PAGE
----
You can't just waltz into a farm and ask the farmers to change their ways. Getting return on investment from a freshly planted coffee plantation takes three years at least, providing that you have the know-how and relationships to instantly start making profit from the crops after the third year.

Getting the farmers to focus on quality rather than quantity needs a lot of trust, loyalty and even friendship. Speciality coffee roasters in Vietnam are working towards their common goal to get Vietnam on the map of international speciality coffee, which proved a lengthy and expensive task. They have to spend time with the farmers, educate them, support them and often pay half of the money in advance.

Shin Coffee on Ho Huan Nghiep Street, District 1, SaigonShin Coffee on Ho Huan Nghiep Street, District 1, Saigon | photo: (cc-by-sa) Frank Fox

Sometimes farmers take the money but refuse to change their ways. Can you blame them? Buyers from Vietnamese, as well as international companies have been toying with them for decades, now why would they trust a newcomer enough to leave their shaky comfort zone and try something new?

Things change for the better however. Meanwhile I can find excellent coffee, arabica as well as robusta, locally sourced from proud farmers and farming collectives, roasted by specialists who studied in Australia, Japan, America and Europe. I still remember the time when I just began to settle in Vietnam and had six packages of local coffee at home, opened but untouched, since the smell itself was repulsive. Yes, there is an issue with fake coffee in Vietnam.
This time fortunately is over, at least for myself, and the coffee I drink in the morning is grown locally in Vietnam and as good as anything you may buy organic, fair trade and whatever back home in Europe.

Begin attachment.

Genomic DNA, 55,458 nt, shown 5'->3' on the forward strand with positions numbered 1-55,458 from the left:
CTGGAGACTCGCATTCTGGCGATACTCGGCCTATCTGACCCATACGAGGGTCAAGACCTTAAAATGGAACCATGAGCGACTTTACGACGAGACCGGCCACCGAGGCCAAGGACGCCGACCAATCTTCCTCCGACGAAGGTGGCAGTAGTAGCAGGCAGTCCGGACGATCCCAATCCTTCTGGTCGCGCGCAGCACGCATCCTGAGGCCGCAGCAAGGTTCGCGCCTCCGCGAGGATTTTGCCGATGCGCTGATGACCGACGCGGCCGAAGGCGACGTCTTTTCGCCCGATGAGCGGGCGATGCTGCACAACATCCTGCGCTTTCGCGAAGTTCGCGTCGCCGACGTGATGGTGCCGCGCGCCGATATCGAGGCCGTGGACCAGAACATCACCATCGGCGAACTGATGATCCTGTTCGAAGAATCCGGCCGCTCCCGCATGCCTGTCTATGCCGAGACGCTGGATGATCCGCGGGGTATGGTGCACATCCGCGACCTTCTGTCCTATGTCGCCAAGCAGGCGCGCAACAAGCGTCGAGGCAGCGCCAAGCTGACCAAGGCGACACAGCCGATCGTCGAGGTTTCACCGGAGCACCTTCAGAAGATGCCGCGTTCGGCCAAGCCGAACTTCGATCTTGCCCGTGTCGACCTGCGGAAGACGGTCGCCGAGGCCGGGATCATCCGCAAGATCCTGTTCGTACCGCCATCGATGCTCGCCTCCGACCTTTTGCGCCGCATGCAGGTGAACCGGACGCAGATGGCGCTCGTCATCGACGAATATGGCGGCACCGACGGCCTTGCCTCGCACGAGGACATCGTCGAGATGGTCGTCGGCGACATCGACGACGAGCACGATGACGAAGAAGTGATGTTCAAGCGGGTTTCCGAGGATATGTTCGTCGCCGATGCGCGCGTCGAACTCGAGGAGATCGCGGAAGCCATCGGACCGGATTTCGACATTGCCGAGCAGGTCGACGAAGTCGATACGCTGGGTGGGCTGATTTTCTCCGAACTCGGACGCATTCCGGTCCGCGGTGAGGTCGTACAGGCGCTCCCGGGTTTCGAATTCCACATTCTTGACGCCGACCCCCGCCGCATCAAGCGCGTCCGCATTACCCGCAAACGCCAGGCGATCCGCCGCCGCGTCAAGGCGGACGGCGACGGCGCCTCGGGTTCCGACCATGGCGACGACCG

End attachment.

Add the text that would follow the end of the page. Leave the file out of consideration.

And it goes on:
Roasting Coffee Beans From Khe SanhRoasting Coffee Beans From Khe Sanh | photo: (cc-by-sa) Frank Fox

A lengthy, rocky path

It is a slow and tedious process. Yes, Saigon sees speciality roasteries pop up for the past couple years a lot, most of which use local beans as well as imported coffee from all over the world to cater to the steadily growing group of middle and high class customers in Vietnam. But one thing fails to impress the affluent Vietnamese at large: Local coffee.
People still think Vietnamese coffee is of low quality and if you present them with Son La, Khe Sanh or Cau Dat, many may wrinkle their nose.

But slowly that perception is changing as different roasters start to occupy different niches and provide great, locally sourced coffee. The greatest marketing tool, word of mouth, is contributing to the rise of good coffee in Vietnam and people learn to appreciate quality. The chances of Vietnamese coffee beans are in their qualities: They have a strong body, full flavours of dark chocolate, vanilla, caramel and cream, often slightly sweet in the finish.
Sure, they lack the fruity, flowery flavours of beans like Nekisse from Ethiopia or Panama Geisha. But what would worldwide speciality coffee be without a great variety of flavours?

Vietnamese Coffee in Da LatVietnamese Coffee in Da Lat | photo: (cc-by-sa) Frank Fox

My Coffee Adventure

And here my coffee adventure is about to begin. I am following the path of speciality coffee in Vietnam, sticking my nose in all the cups I can find on the way. I hope to learn much more and share that information with an interested audience in the not so distant future and raise the awareness for one important fact:

Vietnam is emerging from a quantity based agricultural system, developing awareness for quality and elevating great coffee to international recognition.
Let's do it, let's follow the path together, follow me on my coffee adventure!